Protection for Debtors Through the Automatic Stay

People mired in debt may be afraid of losing their home or car, but the stress of constant phone calls and threatening letters from dogged bill collectors can be too much for one to bear. Fortunately, most debt can be eliminated through bankruptcy, and one of the principal benefits of filing is the automatic stay. This article will describe how the stay protects bankruptcy debtors, and how it can be used to promote a fresh financial start.

How the Stay Works

The automatic stay functions as an instant injunction to all collection actions on any debt the debtor seeks to have discharged. It is effective immediately upon the filing of a bankruptcy petition, and it prevents creditors contacting debtors by telephone, in-person or sending letters demanding payment.

Other Protections Under the Stay

The stay also stops all debt-related litigation against the debtor. Essentially, any claims against the debtor are now claims against the bankruptcy estate, and must be pursued in bankruptcy court. As such, any pending lawsuits against a debtor are suspended and creditors may not initiate lawsuits to collect on debts listed in the petition. Collection proceedings against tax debts are also stayed (even though tax debt is not usually dischargeable), and wage garnishment actions may not proceed until the bankruptcy itself is finished.

Further, creditors may not enforce judgments during the stay, and no action may be taken to enforce a lien against property that is part of the bankruptcy estate. Debtors may not be found in contempt for failing to pay child support during the stay (though they might still face interest charges that accrue on any support arrearage), and they may not lose utility services without the stay being lifted. A debtor's property (such as a car or boat) may not be repossessed, and foreclosure actions are suspended. However, the stay will not affect a foreclosure sale that has been completed before the filing of a petition.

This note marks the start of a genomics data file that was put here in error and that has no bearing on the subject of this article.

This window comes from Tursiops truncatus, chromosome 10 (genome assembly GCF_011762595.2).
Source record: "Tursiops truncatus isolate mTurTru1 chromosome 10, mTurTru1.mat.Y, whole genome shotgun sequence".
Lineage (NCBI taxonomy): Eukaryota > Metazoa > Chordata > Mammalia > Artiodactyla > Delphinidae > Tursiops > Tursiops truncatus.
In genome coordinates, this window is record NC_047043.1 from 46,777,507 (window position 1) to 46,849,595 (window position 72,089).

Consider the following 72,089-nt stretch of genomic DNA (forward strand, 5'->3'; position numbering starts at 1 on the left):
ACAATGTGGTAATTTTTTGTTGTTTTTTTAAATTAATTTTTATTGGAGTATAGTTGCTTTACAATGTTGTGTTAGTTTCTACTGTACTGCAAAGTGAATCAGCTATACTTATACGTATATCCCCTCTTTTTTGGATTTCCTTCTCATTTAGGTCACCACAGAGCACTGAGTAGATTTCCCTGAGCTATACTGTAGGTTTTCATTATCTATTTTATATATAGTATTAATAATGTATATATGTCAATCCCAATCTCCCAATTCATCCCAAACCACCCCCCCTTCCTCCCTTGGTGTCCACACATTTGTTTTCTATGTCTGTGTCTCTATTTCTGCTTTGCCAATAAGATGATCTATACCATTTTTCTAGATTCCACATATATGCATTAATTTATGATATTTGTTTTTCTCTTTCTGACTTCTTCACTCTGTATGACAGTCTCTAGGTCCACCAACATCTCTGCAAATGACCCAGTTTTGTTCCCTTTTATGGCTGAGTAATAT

How Long Does the Stay Last?

The duration of the stay depends on the type of bankruptcy protection sought. In general, the stay is effective until one of the following instances occurs:

  • the bankruptcy case is closed
  • a discharge of the debt is granted (or denied)
  • the bankruptcy case is dismissed

In Chapter 7 cases, the stay is usually in place until the discharge is granted at the end of the case (commonly 90 days after petition has been filed). In Chapter 13 cases, the stay is lifted once the plan payments are completed.

Creditors may petition the bankruptcy court to have the stay lifted if they believe that the stay is not serving its intended purpose, and is merely a ruse to delay legitimate collection actions. The court may grant such relief in limited circumstances (e.g. where the debtor has no equity in real estate to be protected).

Legal Protections Under the Stay

When a bankruptcy petition is filed, all named creditors are notified that the debtor has sought bankruptcy protection. The notice provides instructions on how to pursue a claim and be included in any bankruptcy settlement and warns against violating the automatic stay.

Creditors who contact debtors regardless of the stay may be held in contempt of court, and the law allows debtors to recover money damages (including attorney's fees and punitive damages) for "willfully" violating the stay. Debtors may recover damages for emotional distress, loss of use of any repossessed items, as well as time spent defending against collection efforts.

Since bankruptcy notices are automatically sent to creditors after the petition is filed, creditors are held strictly liable for contacting debtors during bankruptcy proceedings. In essence, creditors cannot claim that they did not know that a bankruptcy had been filed, and there is no "good faith" exception that will protect them from unlawful collection actions. This is especially important considering that most collection letters are sent by automated systems, and unwitting debtors are likely to send payments out of fear of ruining their chance of obtaining a discharge.

Ultimately, the stay provides debtors with peace of mind and stability by protecting them from litigation and creditor harassment, and is one of the debtor's most valuable advantages. If you have questions about other protections under the automatic stay, an experienced bankruptcy attorney can advise you.